Global arms trade contributes to use of child soldiers
Halting the use of child soldiers in conflicts is just one of a series of compelling reasons for states to adopt a strong Arms Trade Treaty (ATT), Amnesty International said to mark the International Day against the Use of Child Soldiers on 12 February.
In Mali and close to 20 other countries, poorly regulated international arms transfers continue to contribute to the recruitment and use of boys and girls under the age of 18 in hostilities – by armed groups and, in some cases, government forces.
With the final talks on the ATT taking place at the United Nations next month, Amnesty International continues to call on all states to adopt a strong treaty with effective rules to protect human rights.
“Amnesty International’s recent research on the ground in Mali has revealed once more the horrors faced by child soldiers who are being recruited in numerous conflicts around the world to support troops and armed groups, sometimes in frontline roles,” said Brian Wood, Amnesty International’s Head of Arms Control and Human Rights.
“The Arms Trade Treaty must require governments to prevent arms transfers that would be used to commit violence against children and include rules to stem the flow of weapons into the hands of the government forces and armed groups responsible for war crimes or grave abuses of human rights, but the current draft rules are not strong enough to make a real difference.”
An overwhelming majority of the world’s states oppose the recruitment and use of anyone under the age of 18 by armed forces or armed groups, since taking part in hostilities robs them of their childhood and exposes them to terrible dangers as well as psychological and physical suffering.
Apart from the tragedy of becoming perpetrators of human rights abuses themselves, many child soldiers are killed, maimed or are victims of rape and other sexual violence.
Current use of child soldiers
Since January 2011, child soldiers have reportedly been used in at least 19 countries, according to the global NGO coalition Child Soldiers International, of which Amnesty International is a member.
Among them is Mali, where in recent weeks Amnesty International delegates have interviewed eyewitnesses as well as children who were recruited by the Islamist armed groups currently fighting against Malian and French forces in the north of the country.
In the city of Diabaly – some 400km north-east of the Malian capital Bamako – several people, including the deputy mayor, reported seeing children aged between 10 and 17 with the Islamist armed groups that had taken control of the area.
“These children were carrying rifles. One of them was so small that his rifle was sometimes dragging on the ground,” one eyewitness said.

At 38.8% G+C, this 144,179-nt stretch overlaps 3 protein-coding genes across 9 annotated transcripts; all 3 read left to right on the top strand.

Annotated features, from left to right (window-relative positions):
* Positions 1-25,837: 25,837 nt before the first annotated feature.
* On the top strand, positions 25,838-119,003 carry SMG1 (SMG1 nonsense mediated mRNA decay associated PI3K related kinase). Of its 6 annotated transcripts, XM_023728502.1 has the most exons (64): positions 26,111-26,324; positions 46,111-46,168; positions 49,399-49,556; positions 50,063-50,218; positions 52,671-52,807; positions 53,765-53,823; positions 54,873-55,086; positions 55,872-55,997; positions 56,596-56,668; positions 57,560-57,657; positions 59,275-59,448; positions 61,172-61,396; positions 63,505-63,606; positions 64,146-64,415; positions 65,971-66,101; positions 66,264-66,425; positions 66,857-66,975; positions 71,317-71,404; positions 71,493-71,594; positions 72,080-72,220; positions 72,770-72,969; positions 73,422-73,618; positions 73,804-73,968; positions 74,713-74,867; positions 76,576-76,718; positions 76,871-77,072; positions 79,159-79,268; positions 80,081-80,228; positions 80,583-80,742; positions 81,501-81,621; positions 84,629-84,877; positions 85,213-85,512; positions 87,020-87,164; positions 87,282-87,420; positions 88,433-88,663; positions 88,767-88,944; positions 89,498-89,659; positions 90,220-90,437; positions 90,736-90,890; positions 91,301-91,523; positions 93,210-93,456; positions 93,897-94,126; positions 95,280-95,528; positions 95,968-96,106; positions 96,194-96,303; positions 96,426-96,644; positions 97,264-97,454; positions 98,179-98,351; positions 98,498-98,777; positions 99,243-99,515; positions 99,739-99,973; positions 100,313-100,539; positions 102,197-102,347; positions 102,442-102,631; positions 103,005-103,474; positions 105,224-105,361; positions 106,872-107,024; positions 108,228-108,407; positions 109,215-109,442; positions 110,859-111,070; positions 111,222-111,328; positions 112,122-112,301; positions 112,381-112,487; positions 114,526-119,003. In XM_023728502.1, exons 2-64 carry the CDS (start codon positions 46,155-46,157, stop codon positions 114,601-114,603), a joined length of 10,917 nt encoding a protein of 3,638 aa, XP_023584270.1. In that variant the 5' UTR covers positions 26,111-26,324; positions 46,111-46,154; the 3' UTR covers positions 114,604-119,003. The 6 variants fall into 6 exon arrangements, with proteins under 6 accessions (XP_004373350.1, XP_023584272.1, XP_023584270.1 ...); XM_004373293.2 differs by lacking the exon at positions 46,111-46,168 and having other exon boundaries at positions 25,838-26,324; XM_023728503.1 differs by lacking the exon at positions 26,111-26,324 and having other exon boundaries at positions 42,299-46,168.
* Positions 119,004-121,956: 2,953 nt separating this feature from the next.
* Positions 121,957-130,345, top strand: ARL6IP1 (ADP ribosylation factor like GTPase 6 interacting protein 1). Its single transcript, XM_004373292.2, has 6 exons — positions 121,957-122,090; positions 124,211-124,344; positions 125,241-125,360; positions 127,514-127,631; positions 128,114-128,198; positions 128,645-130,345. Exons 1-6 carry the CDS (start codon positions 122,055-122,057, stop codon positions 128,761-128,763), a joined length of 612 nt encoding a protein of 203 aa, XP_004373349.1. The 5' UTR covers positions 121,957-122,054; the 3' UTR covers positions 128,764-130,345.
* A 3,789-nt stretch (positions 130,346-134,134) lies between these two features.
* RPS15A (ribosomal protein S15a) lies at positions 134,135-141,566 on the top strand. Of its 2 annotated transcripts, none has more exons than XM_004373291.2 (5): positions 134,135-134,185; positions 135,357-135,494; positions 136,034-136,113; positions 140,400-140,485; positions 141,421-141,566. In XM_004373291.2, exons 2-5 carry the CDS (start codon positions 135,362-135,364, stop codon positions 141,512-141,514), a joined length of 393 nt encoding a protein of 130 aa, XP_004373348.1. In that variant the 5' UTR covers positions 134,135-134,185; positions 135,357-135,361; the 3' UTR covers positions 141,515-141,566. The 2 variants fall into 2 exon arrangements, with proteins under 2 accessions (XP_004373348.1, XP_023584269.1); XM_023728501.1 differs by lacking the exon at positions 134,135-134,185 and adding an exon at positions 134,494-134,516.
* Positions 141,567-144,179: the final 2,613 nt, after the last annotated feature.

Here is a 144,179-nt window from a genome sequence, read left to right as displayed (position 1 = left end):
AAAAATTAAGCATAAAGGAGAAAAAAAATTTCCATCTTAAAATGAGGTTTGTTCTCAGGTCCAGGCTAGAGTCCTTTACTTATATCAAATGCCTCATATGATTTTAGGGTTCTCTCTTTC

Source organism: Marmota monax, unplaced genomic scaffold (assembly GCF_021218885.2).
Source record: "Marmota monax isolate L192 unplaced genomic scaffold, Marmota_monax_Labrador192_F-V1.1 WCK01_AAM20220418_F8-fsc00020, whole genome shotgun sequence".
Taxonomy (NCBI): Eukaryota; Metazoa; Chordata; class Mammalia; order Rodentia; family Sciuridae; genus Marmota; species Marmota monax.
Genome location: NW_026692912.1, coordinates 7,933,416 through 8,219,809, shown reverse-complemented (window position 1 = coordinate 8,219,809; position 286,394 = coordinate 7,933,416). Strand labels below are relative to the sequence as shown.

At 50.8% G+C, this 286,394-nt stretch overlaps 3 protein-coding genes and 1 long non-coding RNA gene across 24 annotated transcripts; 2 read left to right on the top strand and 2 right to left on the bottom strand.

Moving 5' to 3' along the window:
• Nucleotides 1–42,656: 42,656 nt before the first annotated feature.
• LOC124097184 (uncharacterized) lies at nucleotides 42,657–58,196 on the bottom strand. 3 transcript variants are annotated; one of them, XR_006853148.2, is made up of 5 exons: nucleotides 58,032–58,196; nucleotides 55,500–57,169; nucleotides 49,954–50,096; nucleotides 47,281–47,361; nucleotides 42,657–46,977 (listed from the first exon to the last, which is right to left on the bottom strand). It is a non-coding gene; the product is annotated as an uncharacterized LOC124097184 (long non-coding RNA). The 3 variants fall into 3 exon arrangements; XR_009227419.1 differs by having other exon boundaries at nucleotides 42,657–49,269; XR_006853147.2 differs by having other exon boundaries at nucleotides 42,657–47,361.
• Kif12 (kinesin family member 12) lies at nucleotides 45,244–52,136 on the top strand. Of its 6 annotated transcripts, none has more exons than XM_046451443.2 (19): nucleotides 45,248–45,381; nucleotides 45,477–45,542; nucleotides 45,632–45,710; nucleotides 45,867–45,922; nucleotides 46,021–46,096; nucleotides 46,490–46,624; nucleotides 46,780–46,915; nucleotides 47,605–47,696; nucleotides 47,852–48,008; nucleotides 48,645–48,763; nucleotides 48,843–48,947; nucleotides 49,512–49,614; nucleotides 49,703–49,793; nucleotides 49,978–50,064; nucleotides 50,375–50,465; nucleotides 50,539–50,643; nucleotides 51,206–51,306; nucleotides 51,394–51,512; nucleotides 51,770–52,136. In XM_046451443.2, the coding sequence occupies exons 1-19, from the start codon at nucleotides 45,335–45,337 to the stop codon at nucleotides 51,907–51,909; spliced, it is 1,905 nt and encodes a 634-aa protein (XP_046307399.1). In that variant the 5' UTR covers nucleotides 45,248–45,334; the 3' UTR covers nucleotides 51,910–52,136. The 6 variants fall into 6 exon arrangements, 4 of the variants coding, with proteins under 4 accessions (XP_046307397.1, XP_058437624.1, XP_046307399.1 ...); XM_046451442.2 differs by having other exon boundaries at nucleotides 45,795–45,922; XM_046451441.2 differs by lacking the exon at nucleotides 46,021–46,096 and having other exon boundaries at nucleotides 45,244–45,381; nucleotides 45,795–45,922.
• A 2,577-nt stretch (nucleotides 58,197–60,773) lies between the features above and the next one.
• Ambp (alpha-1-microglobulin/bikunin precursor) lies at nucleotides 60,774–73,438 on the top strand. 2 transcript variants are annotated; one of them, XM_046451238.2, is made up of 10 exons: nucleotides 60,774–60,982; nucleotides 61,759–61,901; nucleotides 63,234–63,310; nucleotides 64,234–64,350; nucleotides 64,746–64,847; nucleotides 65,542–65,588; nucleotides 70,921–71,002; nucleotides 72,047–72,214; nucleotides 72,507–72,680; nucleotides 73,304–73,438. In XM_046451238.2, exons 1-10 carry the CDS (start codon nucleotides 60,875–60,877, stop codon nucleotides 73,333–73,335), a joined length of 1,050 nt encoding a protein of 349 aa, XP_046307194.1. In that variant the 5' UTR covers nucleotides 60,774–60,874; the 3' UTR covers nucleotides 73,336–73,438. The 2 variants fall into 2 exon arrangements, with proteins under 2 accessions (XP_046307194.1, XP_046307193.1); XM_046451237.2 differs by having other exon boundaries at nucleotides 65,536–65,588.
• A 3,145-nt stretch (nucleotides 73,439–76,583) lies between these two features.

Farther south, in Ségou, Amnesty International met two captured child soldiers – one of whom showed signs of mental illness.
His 16-year-old companion said they were arrested and handed over to the Malian authorities after the French and Malian armies re-conquered Diabaly in late January.
He told Amnesty International about his forcible recruitment and training by the Islamist armed group:
“I used to study with 23 other pupils with a Koranic Master. Two months ago, the grand-son of my master sold us to the Islamists. We joined a group of 14 other young people carrying firearms. At the beginning, I was asked to work in the kitchen. We used to cook in a Christian church occupied by the Islamists. The rebels would beat us [with a rubber belt] during Koran lessons because …they wanted us to pronounce Arabic like them.
“They trained us to shoot, aiming at the heart or feet. Before the fighting, we had to eat rice mixed with a white powder and a sauce with a red powder. We also had injections. I had three. After these injections and eating the rice mixed with powder, I would turn like a motor vehicle, I could do anything for my masters. I perceived our enemies like they were dogs and all that was in my mind was to shoot them.”
The boy told Amnesty International that four child soldiers were killed during the fighting to regain control of Diabaly from the Islamist armed groups and the Malian and French military forces that took over the city of Diabaly around 20 and 21 January.
The organization has evidence that militia groups supported by the Malian government have also recruited child soldiers previously, but so far there is no documented case of these groups using child soldiers on the front lines.
In recent years, Amnesty International has also documented use or allegations of use of child soldiers in numerous other countries, including Central African Republic, Chad, Côte d’Ivoire, Democratic Republic of Congo, Sri Lanka, Somalia, and Yemen.
How the Arms Trade Treaty can help
Some 150 countries, including Mali, have already agreed to prohibit the use of anyone under 18 in armed conflict – by joining the Optional Protocol to the Convention on the Rights of the Child. It is a war crime to conscript or use child soldiers under age 15 in active hostilities.
A strong ATT can help to end the forced recruitment of child soldiers by stopping the flow of arms to governments and armed groups that abuse human rights.
The current draft ATT text proposes weak rules to help prevent arms transfers to states or groups using child soldiers. The draft rules to respect existing international human rights law and international humanitarian law could be circumvented – the rule on violence against children merely requires state to “consider taking feasible measures” and rules to prevent the diversion of arms are weak, for example ammunition is not covered.
Amnesty International is pressing for these loopholes to be closed so that the rule in the ATT would require States Parties to prevent arms transfers that pose a danger of contributing to violence against children, including the recruitment and use of child soldiers.